Showcase designed to rock recession and fashion
Published 03/04/2011 | 05:00
Where would fashion in Ireland be, I ask you, without women such as Fiona Foy-Holland and Ashling Kilduff? These two sartorial stalwarts are determined to transcend the clouds of recession and provide a showcase for Irish designers. The only co-ordinated showcase left.
The proof was in the pudding (a roulade of chiffon and crystal) at Foy-Holland's annual charity fashion show and luncheon at the Stephen's Green Hibernian Club on Friday.
As usual it was sold out; it says something about the women in the fashion industry in Ireland that these events are always so well supported. Everyone from Liz O'Donnell and Deirdre Kelly to Andrea Roche and Amanda Kevlin were present in all their finery to support the best in Irish fashion (and the Order of St Lazarus where all the money raised was going).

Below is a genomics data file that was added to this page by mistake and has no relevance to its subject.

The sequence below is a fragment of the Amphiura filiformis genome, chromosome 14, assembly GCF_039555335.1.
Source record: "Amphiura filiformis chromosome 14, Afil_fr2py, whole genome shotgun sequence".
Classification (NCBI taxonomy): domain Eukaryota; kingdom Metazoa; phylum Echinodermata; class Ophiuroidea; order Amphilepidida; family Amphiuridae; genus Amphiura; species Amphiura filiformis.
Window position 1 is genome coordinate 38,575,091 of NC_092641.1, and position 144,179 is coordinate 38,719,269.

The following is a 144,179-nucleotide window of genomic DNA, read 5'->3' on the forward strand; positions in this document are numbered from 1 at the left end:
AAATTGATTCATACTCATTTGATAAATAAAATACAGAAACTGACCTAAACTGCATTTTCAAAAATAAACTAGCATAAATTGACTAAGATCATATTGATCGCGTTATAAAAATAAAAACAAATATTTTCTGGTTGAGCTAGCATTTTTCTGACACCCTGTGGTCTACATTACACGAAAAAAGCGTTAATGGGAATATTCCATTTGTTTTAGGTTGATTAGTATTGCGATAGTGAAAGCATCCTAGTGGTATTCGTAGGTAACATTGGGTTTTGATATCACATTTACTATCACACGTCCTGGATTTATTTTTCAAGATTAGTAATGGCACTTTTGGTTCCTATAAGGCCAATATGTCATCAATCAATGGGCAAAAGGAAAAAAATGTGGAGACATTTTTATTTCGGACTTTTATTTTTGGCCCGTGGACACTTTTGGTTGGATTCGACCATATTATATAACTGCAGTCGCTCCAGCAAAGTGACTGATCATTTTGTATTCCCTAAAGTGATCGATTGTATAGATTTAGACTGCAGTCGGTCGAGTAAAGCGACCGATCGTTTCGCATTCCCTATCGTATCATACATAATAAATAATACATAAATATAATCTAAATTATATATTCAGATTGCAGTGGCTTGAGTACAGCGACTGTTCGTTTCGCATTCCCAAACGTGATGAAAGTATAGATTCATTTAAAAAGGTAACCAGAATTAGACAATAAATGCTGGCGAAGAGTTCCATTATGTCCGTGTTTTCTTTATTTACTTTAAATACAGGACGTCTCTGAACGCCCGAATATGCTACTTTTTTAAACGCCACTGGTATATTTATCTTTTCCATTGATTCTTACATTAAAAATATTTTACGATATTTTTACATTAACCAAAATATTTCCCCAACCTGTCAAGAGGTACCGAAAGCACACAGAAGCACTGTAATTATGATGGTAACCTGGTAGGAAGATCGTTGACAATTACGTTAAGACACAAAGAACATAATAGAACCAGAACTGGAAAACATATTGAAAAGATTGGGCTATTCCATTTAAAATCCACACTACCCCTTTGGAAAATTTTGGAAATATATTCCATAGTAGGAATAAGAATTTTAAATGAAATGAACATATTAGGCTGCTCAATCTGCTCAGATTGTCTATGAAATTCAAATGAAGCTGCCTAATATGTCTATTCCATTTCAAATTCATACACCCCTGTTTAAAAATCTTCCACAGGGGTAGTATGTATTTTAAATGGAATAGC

The new talent was not just confined to designers. I was thrilled to spot beautiful Holly Carpenter (grandaughter of the original incumbent of this page, the late Terry Keane) on the catwalk. Hollywood beckons -- you read it here first.. All this and our own Brendan O'Connor MCed the proceedings too.
"The importance of this event is to show the best and brightest of what Ireland has to offer in design from established names like John Rocha, Philip Treacy and Synan O'Mahony to the emerging and brilliant talent of designers like Claire O'Connor and Sean Byrne," strawberry-blonde beauty Foy-Holland told me, adding that Ashling Kilduff, owner of The Design Centre, "has championed Irish design, and has generously lent her support and time for a worthy cause".
The Award for Retailer who Rocks the Recession has to go to the unsinkable Alan Kelly who had a special evening at his Gentleman Please emporium in Blackrock last weekend.
The CEO of Duchamp, Marc Psarolis, who travelled from the UK for the event, told me on the night that Alan "is a great entrepreneur and a man with great energy and ideas. He is an inspiration in difficult times". And he doesn't just mean in Ireland.
Sunday Indo Living